The Health Insurance Portability and Accountability Act (HIPPA) Act enacted in 1996 is a body of federal legislation that came with a number of provisions. First and foremost, under HIPPA, individuals and their families are protected from the risk of losing their health insurance coverage due to a loss or change in their respective jobs. Additionally, it attempted to arrest the spread of fraud and abuse that was prevalent throughout the healthcare industry while also establishing national standards in handling electronic health information and billing processes. Probably the most notable provision of this statute are the statements related to confidentiality, access, and privacy of an individual’s health information. HIPPA regulations mandate the appropriate handling of protected health information (PHI), which is any information generat...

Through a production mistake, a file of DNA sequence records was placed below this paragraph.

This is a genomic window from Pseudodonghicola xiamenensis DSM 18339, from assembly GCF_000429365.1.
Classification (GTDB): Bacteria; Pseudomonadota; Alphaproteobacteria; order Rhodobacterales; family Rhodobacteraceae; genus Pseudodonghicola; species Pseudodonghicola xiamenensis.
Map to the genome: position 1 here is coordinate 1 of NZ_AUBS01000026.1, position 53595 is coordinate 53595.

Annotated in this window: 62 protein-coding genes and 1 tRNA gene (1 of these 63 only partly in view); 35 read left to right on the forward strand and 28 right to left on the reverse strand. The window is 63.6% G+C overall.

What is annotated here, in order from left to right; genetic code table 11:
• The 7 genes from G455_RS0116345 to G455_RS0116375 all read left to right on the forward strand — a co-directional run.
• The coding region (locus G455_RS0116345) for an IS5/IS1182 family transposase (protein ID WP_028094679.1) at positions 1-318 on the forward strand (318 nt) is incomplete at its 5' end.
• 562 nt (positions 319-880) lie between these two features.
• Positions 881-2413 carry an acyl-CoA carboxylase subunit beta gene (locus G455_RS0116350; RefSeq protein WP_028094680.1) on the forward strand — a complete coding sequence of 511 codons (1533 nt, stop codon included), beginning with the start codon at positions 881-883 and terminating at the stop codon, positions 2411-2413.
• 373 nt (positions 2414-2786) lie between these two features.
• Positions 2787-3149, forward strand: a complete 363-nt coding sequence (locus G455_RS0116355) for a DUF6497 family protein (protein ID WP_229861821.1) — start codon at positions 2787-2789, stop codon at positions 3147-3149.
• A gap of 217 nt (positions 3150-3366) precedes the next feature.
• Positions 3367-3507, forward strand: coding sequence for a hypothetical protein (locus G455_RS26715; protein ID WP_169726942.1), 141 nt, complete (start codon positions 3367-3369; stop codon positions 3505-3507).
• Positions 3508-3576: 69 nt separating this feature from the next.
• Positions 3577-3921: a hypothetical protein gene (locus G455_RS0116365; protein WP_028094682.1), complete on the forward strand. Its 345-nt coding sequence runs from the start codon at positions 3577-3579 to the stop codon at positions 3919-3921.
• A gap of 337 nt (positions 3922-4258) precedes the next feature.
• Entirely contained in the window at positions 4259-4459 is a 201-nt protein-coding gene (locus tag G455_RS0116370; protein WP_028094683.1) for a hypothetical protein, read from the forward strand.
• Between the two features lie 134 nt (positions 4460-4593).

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...riteria such as the inability to pay. Under these two federal statutes, the patients and providers both have obligations and rights to fulfill on their respective parts. The physician is obligated to provide care to the patient to the best of his clinical judgement and utilize all available resources to him in the ED. He also has the responsibility of maintaining the confidentiality of the patient’s information accessed through the HIE and informing any family members or relevant individuals regarding the care given to the patient. The patient has the right to receive an appropriate medical screening examination and also a right to view their protected health information. Additionally, under HIPPA guidelines, the patient has the right to know for what use his/her information is being disclosed, such as a family member who might be waiting outside the emergency room.
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